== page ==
Mark has had A Revelation. If he turns around three times in an anticlockwise direction in front a pot of fresh sown seed, the seed germinates and grows more rapidly. He is fairly sure this has something to do with channelling cosmic energy and just to prove it, he is going to sow two pots at the same time but hide one around the corner so it can’t see his actions. He is confident that the seed that has received the special attention will grow better and this experiment will give conclusive scientific proof.
Silly? Of course.
We have been looking at planting by the moon, in an attempt to see if there is any independent evidence to back up the claims. We are seeing lunar gardening being featured ever more widely in this country, almost to the point of becoming mainstream. Is there any scientific foundation to it? Not that we could find. Well, there is the work by Nicholas Kollerstrom but there is a bit of a credibility gap with him – he being best known as a leading Holocaust denier. Beyond that, it is all affirmation, testimonial and anecdote.
We could comprehend the theory that the times when the moon’s gravitational pull is at its strongest are the best times for plant growth. I don’t say we believed, but we could understand it. What we failed entirely to get a grip on was why this meant you could ONLY plant at this time for best results. Some seeds can take a long time to germinate. If you planted them two weeks early (when the gravitational pull is weaker), what is to stop them just sitting there waiting until the time is right? Why are they allegedly so disadvantaged when compared to seed planted 14 days later at the right phase of the moon? Logically, should not the gravitational pull be a deadline, not a tight time frame? We also failed to get to grips with the differentiation between the positive forces of a waxing moon and the negative forces of a waning moon when the gravitational pull is roughly equal at various stages.
There is a fair amount of wiggle room. There does not seem a definitive source of guidance so beyond the principles of gravitational pull and the lunar influence on tides, most other interpretations appear to be flexible. Some claim that you should only water on a waxing moon, others that if you mow your lawns or clip your hedges in the last quarter, you will slow regrowth. This might be termed residual effect? It appears that timing is everything and we can indelibly affect the long term behaviour and subsequent performance of plants based simply on the exact timing of planting, pruning and other gardening activities.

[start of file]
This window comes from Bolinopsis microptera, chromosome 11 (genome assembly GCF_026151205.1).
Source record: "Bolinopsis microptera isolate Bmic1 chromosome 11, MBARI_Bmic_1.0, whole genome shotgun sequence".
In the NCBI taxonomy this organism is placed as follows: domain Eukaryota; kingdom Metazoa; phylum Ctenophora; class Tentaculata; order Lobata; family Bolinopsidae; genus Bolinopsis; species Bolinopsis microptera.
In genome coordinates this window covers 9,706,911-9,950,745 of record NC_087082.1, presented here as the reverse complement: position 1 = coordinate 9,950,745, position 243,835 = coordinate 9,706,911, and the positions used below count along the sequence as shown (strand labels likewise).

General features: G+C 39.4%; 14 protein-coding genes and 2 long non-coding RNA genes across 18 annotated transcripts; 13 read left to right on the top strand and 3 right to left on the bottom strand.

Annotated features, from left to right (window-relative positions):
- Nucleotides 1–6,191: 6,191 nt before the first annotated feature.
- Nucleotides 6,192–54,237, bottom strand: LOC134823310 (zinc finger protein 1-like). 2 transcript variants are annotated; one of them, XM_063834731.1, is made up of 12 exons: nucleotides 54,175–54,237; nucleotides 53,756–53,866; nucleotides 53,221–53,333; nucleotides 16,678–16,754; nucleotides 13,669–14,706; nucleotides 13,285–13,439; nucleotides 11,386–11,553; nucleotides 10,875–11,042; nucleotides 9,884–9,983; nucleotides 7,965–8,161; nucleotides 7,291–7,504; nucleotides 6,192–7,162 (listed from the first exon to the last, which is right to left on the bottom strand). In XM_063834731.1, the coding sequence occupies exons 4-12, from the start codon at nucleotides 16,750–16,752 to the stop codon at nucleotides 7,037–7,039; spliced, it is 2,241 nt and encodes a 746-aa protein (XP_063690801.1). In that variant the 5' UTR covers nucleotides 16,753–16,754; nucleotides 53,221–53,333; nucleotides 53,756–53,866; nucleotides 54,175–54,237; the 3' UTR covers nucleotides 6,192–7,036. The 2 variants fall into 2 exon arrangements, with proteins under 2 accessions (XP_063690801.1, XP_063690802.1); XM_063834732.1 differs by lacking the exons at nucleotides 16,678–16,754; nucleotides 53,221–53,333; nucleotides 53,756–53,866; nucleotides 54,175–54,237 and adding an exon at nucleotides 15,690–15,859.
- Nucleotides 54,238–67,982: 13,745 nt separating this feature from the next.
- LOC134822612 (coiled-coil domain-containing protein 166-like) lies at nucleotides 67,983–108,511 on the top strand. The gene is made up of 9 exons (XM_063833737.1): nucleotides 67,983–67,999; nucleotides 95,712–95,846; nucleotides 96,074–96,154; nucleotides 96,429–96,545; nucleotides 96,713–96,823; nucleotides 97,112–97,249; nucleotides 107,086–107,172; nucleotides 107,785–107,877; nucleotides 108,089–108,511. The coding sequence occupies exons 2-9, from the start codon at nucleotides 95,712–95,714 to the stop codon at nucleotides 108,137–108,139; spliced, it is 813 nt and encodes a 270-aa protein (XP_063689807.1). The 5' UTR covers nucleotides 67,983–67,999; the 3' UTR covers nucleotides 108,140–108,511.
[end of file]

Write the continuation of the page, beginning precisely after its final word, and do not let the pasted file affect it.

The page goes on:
It didn’t get any better when we delved further. Fertile and barren days are apparently linked to the zodiacal belt. You know, the signs of the zodiac. That is astrology and you have to be of a certain ilk to take astrology seriously in your daily life.
We came to the conclusion you have to be a believer. Planting by the moon in modern times has more to do with pagan moon worship than scientific fact. And it arouses great passion and devotion amongst followers, a sense of belonging and a belief that all will go well – as long as you follow the rules.
Ancient practice alone is not validation. We are so selective in our use of history. Fortunately we no longer think that sacrificing the odd virgin or two will bring better harvests. In the days before calendars and clocks, it is likely that the ancients did indeed use the moon’s phases to determine planting times, along with other factors like day length, temperature change and seasonal rainfall. Productivity and harvests have long been wrapped up with religion and both the moon and the sun were objects of veneration. How curious that moon worship has persisted in this form and remains a major source of spiritual inspiration.
And yet, just as the outcome of biodynamic practices can be sound organic land management no matter how flaky some of the underpinning rules appear to be, so too can planting by the moon have beneficial outcomes. As far as we can see, it is the perfect tool for people who need deadlines to get themselves organised and motivated. “You must plant this carrot seed within the next three days or you will have to wait another month by which time it will be too late.” You obediently follow instructions. Whereas the non believer procrastinates and delays, thinking there is still plenty of time, so often doesn’t get around to planting the seed at all. Lunar planting is your own personal organiser but, as far as we can see, it does not actually have anything to do with the moon’s gravitational pull.
Organics, biodynamics, permaculture, planting by the moon – these are all ways of encouraging sound gardening practices which enhance the environment rather than harming it. I just wish some of the proponents and their devoted followers didn’t feel the need to use pseudo science to try and justify what are sometimes faith-based gardening systems.
First published in the Waikato Times and reprinted here with their permission.
Photos for this article here have been sourced from Wiki Commons. Photo credit for lunar eclipse time lapse: A. Skorochod.